Generation Z consumers are different than those in other generations—including millennials—according to a Women’s Executive Leadership Forum on the subject, held in New York City on Oct. 27, sponsored by the Women’s Jewelry Association and Citizen Watch America.
Mark Beal, a Rutgers University professor of practice in public relations who has specialized in Generation Z, defined the cohort as encompassing those born between 1997 and 2012, which means some Zoomers are not yet teenagers.
Even so, “if you don’t invest in [marketing to] Gen Z now, you’ll be out of business in 10 years,” Beal said. “These are your future customers, your future brand advocates. They can’t be ignored.”
Below are 11 insights about Gen Z from the panel.
– You can’t sell to Generation Z without talking to them.
“This is a generation that you can’t casually date, you have to make a commitment to them,” said Carla Wilke, chief marketing officer for Citizen Watch America. “Then, you start to engage in an active dialogue with them and see where you have permission to play. It may not be the place where you think you have permission to play. Once you start to engage with Gen Z, ask them, collaborate, experiment.”
One key entrance point: knowing how many of your customers are members of Generation Z. Citizen always asks its customers for their gender and age range when they register a Citizen watch.
“You can learn a lot by talking to the customer, by asking them,” said Rob Harvath, vice president of consumer insight and data management for Citizen Watch America. “We’re very careful with [their] data, but it does help us to know who our customer is, how many of them are Gen Z, and what we can do to work to grow that business.”
– They like to see brands be “adaptive,” “authentic,” and “creative.”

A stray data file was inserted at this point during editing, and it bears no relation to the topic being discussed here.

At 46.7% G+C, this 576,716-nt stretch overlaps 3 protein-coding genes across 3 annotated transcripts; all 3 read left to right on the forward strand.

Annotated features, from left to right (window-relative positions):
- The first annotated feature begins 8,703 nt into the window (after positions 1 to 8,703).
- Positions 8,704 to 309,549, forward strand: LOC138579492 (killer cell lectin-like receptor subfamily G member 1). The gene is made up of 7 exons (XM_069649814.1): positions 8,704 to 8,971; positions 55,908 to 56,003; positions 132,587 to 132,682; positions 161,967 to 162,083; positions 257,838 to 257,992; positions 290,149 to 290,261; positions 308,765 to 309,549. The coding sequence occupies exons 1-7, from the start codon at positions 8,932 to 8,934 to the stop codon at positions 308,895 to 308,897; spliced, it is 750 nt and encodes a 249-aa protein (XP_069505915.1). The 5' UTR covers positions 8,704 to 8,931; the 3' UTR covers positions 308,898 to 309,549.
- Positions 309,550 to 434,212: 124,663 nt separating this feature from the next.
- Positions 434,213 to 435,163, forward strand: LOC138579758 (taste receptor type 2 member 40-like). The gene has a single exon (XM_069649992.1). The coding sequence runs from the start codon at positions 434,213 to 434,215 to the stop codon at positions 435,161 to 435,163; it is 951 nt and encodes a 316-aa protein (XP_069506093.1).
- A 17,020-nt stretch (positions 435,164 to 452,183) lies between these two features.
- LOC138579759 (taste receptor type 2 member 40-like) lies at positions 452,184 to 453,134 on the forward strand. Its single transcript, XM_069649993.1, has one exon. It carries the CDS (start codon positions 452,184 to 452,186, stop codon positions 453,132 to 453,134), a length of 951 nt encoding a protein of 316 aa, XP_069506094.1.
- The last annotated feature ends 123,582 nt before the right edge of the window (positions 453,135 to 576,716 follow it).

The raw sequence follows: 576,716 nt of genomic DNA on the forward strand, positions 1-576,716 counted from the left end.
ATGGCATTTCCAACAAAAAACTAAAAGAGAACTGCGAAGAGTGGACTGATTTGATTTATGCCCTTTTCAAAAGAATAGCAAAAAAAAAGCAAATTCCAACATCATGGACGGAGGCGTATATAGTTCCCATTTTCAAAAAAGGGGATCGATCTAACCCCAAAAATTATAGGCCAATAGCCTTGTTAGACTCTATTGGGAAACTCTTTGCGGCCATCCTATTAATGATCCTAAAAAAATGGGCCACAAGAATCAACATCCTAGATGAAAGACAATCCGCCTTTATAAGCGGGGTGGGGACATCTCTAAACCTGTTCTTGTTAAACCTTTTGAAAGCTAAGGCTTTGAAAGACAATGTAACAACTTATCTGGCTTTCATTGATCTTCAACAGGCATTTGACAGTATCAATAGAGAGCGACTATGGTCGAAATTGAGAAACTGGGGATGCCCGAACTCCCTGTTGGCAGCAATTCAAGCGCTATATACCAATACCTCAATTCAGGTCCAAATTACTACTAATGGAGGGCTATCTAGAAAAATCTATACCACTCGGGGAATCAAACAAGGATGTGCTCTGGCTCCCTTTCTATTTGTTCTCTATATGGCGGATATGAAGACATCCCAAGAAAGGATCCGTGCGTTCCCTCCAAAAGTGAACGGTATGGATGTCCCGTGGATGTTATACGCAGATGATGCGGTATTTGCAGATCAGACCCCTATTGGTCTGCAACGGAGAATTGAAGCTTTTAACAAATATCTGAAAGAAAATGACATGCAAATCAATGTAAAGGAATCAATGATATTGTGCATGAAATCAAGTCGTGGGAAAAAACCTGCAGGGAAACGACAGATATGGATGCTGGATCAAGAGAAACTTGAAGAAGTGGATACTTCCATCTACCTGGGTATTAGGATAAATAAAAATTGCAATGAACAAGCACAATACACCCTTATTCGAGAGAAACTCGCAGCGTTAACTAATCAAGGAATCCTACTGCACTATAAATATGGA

Generation Zers “pride ourselves on being adaptive,” said David Williamson, a Rutgers graduate student who spoke on the panel. “We want to see that from our brands as well. The perfect example is the COVID-19 pandemic. We were college students, and we had to adapt and learn and live through that.”
Another panelist, Naamah Barbut, a Rutgers undergrad, said she favors brands that are “creative, authentic, that hVoir l’articleave a purpose, and always try to push two steps forward.”
– You have to grab their attention quick.
You must be “able to create advertisements that are visual but also short,” said Williamson. “We consume a lot of media through YouTube, through social platforms. When the ads are very short, I’m more enticed to watch those, compared to a 20-second ad that I can skip after five seconds.”
He said his attention span for most ads was about five seconds.
– They want to feel like they’re “part” of the brand.
“They want to be advocates for your brand, they want to promote the great things the brand is doing,” said Beal. “Loyalty in the past might have been, ‘I’m going to stick with this company, I’m going to continue to purchase their products.’ That is still transactional.”
Gen Zers “want to be part of the brand, part of the family of this brand, that they’re immersed in this brand, that they have a stake in this brand.”